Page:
London Osteoporosis Clinic uses lifestyle, non-drug, drug and holistic approaches.
We strive to help our patients become ‘Symptom-free, Drug-free & Doctor-free©’.
Our specialists have many years of experience in treating patients. Following an initial consultation, they will put together a detailed tailor-made programme to best address the patient’s care.
The multi-disciplinary approach means that the treatment might include a variety of lifestyle, nutritional and exercise care. In some cases, the treatment may include drug prescription. The focus of the treatment reverse disease.
Impact of treatment is regularly assessed to ensure that results are in line with treatment goals.
Helpful lifestyle changes
These suggestions may help reduce your risk of developing osteoporosis or experiencing broken bones:
- Avoid smoking. Smoking increases bone loss, perhaps by decreasing the amount of oestrogen a woman’s body makes and by reducing the absorption of calcium in the intestine.
- Avoid excessive alcohol. Consuming more than one alcoholic drink a day may decrease bone formation and reduce the body’s ability to absorb calcium. Being under the influence also can increase the risk of falling.
- Prevent falls. Wear low-heeled shoes with non-slip soles and check the house for hazards that might cause you to trip or fall. Keep rooms brightly lit, install grab bars just inside and outside your shower door, and make sure you can get in and out of your bed easily.
Helpful nutritional changes
Nutrition plays a key role in preventing the development of osteoporosis, but many people aren’t aware that nutrition also aids treatment. It plays such a vital role that drug treatment and other interventions are rendered less effective without adequate nutrition. After all, to form new bone tissue, your body requires certain raw materials to work with. This includes minerals like calcium, magnesium, and phosphorus.
These essential nutrients are needed on a daily basis to enhance bone growth.
- Vitamin D
Vitamin D is essential for helping your body absorb the calcium in your food. Doctors can easily assess a patient’s levels via a simple blood test. Margarine, cereals, and even some dairy products have vitamin D added to them. Then, there are foods that naturally contain vitamin D, such as fatty fish and eggs. Multi-vitamin supplements on the market can help in improving the body’s vitamin D levels. Ten minutes of sunlight per day is also recommended. (Graphic Credit: PharmaNord 2015)
Vital for bone health and is also needed for muscle contraction, heartbeat rate and the blood clotting mechanism. Along with consuming the required amount of calcium on a daily basis, your body can only use it if your other needs are met. Find out more here
Our bodies require a healthy protein intake throughout our lives to sustain our muscle strength which in turn helps bone density and reduces the risk of falls.
Magnesium, another essential mineral, helps with calcium absorption and metabolism. In fact, studies show that supplementing the diet with magnesium can help in preventing bone fractures in elderly people. Furthermore, it’s also important for muscle contraction and a plethora of other functions, all of which contribute to adequate bone health and tissue formation.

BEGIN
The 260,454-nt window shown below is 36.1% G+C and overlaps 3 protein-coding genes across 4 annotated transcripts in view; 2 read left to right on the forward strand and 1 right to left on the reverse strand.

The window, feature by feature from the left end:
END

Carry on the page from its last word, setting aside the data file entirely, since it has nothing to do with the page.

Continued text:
If you think you or your family are at risk of osteoporosis or have osteoporosis; there are several new treatment approaches to cut the risk of future fractures and complications.
For more nutritional information we offer this free educational programme.
The most important nutrients for bone health include calcium, vitamin D, protein and magnesium.
Helpful exercise changes
Exercise is really important to prevent osteoporosis. Studies prove that weight-bearing exercise can help increase bone density levels by increasing muscle mass. We recommend bringing diversity to your exercise routine to benefit your bones and muscles. Different kinds of movements in multiple directions and different speeds can prove beneficial.
Each one is carefully considered following a thorough patient assessment.
For both men and women, the most widely prescribed osteoporosis medications are bisphosphonates. Examples include:
- Alendronate (Fosamax)
- Risedronate (Actonel)
- Ibandronate (Boniva)
- Zoledronic acid (Aclasta, Zometa)
Injected forms of bisphosphonates don’t cause stomach upset. And it is easier to schedule a quarterly, six monthly or yearly injection than to remember to take a weekly or monthly pill.
Hormone-related therapy (HRT)
Oestrogen, especially when started soon after menopause, can help keep up bone density. However, as with all drug treatment, the side effects need to be considered.
Raloxifene (Evista) mimics oestrogen’s beneficial effects on bone density in postmenopausal women, without some of the risks associated with oestrogen.
In men, osteoporosis may be linked with a gradual age-related decline in testosterone levels. Testosterone replacement therapy can help increase bone density, but osteoporosis medications are preferred instead of or in addition to testosterone.
Less common osteoporosis medications
If you can’t tolerate the more common treatments for osteoporosis — or if they don’t work well enough — these alternatives are available:
- Teriparatide (Forteo).This powerful drug is similar to parathyroid hormone and stimulates new bone growth. It is given by injection under the skin.
- Denosumab (Prolia).Compared with bisphosphonates, denosumab produces similar or better bone density results while targeting a different step in the bone remodelling process.